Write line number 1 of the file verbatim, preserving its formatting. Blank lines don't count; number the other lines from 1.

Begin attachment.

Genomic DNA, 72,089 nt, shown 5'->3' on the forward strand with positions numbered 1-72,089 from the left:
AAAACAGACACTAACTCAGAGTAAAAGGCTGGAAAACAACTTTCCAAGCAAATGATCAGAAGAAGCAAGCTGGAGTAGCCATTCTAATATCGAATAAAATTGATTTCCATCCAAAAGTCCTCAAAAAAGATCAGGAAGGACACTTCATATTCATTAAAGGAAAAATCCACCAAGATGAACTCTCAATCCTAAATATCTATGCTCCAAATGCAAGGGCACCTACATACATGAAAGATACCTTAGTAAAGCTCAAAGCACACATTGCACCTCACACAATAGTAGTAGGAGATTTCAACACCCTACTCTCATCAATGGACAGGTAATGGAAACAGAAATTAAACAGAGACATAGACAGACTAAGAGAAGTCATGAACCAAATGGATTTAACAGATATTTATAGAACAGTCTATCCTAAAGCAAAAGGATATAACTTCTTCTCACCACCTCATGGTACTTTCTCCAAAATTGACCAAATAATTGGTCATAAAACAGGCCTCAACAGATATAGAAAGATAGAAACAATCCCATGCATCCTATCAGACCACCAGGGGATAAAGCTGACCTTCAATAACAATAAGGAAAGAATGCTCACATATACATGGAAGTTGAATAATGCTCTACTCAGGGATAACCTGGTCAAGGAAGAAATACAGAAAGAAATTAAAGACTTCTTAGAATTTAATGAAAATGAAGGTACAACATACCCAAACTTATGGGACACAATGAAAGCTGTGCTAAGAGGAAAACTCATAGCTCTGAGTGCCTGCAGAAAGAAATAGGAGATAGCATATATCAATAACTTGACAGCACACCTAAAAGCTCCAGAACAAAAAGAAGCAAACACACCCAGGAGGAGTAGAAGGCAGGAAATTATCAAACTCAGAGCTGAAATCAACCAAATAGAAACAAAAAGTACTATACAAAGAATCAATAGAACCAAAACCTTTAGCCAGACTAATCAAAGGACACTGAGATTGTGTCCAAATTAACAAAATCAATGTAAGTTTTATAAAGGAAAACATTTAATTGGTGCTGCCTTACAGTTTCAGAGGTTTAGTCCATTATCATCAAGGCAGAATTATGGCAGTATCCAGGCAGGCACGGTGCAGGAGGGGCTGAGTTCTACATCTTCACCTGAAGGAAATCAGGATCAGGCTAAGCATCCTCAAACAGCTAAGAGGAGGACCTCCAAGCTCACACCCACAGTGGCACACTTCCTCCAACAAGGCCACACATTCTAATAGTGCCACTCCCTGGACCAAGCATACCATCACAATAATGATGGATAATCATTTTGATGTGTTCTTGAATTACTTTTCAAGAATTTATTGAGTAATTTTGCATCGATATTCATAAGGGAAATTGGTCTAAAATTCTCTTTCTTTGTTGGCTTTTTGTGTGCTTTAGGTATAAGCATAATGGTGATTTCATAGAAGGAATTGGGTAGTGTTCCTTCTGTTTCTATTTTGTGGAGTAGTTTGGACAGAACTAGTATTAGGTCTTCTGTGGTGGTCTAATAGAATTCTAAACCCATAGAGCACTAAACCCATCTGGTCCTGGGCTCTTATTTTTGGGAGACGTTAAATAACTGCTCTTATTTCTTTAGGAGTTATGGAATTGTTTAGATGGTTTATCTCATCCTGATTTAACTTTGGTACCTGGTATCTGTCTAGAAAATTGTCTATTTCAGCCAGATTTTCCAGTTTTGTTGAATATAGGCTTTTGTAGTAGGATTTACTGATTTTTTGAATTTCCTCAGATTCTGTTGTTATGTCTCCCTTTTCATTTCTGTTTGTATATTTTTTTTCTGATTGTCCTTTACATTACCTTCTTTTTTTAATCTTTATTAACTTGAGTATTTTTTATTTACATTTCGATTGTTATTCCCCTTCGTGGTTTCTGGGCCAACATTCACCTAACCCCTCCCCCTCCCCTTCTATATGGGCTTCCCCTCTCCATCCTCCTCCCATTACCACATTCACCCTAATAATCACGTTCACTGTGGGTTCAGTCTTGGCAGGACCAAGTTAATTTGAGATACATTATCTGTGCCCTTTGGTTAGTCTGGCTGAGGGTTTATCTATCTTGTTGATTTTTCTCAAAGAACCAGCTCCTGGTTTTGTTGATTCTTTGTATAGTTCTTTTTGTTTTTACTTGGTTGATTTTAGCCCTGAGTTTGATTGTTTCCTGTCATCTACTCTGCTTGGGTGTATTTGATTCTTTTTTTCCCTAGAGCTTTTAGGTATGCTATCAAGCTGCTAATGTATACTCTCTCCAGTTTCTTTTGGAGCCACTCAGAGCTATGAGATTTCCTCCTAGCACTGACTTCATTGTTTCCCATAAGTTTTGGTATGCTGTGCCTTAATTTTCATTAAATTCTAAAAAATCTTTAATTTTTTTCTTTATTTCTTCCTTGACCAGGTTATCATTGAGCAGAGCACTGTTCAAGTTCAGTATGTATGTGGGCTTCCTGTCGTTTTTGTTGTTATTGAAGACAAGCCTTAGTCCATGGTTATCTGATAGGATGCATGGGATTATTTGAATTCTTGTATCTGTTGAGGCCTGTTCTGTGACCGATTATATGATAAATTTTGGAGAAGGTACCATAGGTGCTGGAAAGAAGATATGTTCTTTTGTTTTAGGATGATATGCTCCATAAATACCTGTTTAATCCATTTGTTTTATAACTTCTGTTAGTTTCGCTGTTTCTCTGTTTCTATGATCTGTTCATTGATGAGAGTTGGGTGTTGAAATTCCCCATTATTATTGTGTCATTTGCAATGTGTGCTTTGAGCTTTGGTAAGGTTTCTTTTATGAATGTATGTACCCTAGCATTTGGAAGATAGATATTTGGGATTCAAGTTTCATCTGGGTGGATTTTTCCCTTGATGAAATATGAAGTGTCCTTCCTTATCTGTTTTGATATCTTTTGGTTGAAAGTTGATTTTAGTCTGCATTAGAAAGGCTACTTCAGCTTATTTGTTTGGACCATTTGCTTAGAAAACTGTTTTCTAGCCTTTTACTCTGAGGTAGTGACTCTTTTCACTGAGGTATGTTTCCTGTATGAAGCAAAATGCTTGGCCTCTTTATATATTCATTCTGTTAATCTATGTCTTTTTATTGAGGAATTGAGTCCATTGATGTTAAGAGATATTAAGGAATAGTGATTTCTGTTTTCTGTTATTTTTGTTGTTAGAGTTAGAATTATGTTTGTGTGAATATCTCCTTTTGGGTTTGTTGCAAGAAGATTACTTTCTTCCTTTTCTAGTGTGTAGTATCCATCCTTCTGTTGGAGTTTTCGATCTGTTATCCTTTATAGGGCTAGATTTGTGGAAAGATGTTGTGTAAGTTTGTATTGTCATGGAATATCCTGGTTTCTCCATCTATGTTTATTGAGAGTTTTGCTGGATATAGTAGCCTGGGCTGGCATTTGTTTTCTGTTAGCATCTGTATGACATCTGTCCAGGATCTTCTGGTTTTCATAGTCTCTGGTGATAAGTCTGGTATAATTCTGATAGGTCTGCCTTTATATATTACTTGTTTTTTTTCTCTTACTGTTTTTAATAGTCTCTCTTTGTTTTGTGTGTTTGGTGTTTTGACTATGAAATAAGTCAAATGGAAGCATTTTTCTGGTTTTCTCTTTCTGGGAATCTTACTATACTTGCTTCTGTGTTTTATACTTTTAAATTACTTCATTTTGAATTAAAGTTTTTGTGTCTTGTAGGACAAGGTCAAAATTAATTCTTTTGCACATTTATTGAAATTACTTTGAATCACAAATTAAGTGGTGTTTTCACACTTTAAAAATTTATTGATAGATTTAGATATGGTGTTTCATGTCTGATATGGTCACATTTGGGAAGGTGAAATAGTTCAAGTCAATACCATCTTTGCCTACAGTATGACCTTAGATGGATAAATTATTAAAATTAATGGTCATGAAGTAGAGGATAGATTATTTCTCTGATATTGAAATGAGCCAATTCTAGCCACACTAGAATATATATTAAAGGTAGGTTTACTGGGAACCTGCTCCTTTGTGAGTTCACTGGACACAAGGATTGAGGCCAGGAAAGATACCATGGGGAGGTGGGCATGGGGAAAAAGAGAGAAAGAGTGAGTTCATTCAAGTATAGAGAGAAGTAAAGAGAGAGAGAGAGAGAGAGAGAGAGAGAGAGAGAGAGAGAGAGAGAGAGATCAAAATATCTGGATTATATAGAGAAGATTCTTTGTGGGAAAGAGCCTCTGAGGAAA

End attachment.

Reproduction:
Genomic DNA, 72,089 nt, shown 5'->3' on the forward strand with positions numbered 1-72,089 from the left: